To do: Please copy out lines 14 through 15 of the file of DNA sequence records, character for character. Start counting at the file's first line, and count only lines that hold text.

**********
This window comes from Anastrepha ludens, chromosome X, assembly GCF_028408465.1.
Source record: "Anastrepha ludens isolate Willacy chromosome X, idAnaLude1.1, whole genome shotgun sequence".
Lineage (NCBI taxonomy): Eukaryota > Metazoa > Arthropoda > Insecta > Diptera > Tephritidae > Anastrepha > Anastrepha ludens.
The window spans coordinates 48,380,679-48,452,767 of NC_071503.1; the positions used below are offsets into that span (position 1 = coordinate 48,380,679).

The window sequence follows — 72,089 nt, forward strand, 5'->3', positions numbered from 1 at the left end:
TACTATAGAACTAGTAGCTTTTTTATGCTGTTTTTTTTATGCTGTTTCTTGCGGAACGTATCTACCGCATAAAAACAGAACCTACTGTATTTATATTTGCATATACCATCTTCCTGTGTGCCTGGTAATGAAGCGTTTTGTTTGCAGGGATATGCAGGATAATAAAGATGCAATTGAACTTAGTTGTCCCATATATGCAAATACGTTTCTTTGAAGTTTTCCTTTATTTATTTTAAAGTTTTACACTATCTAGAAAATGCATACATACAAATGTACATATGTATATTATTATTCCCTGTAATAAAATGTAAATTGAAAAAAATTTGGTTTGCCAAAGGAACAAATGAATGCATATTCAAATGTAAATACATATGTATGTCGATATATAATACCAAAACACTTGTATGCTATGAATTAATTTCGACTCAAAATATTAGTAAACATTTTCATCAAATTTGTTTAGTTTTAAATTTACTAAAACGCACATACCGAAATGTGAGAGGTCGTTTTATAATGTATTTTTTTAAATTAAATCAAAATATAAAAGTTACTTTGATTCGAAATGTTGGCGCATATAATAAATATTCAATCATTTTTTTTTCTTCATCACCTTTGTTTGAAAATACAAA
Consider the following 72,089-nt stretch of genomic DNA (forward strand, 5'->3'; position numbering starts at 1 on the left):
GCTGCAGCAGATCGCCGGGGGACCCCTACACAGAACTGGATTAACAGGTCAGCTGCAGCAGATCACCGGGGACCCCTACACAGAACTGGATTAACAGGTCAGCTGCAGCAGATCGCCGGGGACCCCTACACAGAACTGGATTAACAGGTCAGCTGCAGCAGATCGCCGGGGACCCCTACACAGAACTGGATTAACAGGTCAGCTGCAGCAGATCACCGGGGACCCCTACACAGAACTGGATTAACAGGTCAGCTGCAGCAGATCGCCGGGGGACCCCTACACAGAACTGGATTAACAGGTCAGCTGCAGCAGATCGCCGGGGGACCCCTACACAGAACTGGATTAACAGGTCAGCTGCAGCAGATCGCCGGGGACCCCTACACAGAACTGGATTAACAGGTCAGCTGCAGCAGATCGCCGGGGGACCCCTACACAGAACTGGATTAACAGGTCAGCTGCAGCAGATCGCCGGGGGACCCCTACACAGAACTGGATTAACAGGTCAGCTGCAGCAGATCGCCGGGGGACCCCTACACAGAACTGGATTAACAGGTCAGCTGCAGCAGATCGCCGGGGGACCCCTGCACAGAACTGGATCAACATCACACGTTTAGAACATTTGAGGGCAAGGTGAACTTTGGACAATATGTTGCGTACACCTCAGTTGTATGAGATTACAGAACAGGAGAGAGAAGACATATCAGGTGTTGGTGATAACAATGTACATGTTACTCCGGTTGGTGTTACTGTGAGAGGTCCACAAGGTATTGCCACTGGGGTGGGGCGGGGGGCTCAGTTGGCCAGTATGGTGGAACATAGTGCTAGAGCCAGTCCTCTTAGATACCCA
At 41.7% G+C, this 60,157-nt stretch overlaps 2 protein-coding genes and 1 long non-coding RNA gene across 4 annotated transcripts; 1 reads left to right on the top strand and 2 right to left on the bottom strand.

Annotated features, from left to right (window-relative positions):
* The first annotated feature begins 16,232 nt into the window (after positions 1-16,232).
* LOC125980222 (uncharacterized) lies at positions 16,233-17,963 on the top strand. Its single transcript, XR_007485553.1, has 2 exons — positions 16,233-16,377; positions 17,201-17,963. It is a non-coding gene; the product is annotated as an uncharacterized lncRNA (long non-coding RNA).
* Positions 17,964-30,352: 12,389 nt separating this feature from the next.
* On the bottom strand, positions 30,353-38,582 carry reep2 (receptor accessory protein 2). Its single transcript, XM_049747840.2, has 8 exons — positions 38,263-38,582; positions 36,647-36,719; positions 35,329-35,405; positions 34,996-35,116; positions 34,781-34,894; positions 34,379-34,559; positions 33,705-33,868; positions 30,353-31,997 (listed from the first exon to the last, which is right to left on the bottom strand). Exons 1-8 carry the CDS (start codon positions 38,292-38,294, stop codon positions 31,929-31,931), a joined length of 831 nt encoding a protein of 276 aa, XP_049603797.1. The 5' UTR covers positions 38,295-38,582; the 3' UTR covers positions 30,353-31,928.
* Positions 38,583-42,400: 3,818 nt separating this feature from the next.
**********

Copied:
* On the bottom strand, positions 30,353-38,582 carry reep2 (receptor accessory protein 2). Its single transcript, XM_049747840.2, has 8 exons — positions 38,263-38,582; positions 36,647-36,719; positions 35,329-35,405; positions 34,996-35,116; positions 34,781-34,894; positions 34,379-34,559; positions 33,705-33,868; positions 30,353-31,997 (listed from the first exon to the last, which is right to left on the bottom strand). Exons 1-8 carry the CDS (start codon positions 38,292-38,294, stop codon positions 31,929-31,931), a joined length of 831 nt encoding a protein of 276 aa, XP_049603797.1. The 5' UTR covers positions 38,295-38,582; the 3' UTR covers positions 30,353-31,928.
* Positions 38,583-42,400: 3,818 nt separating this feature from the next.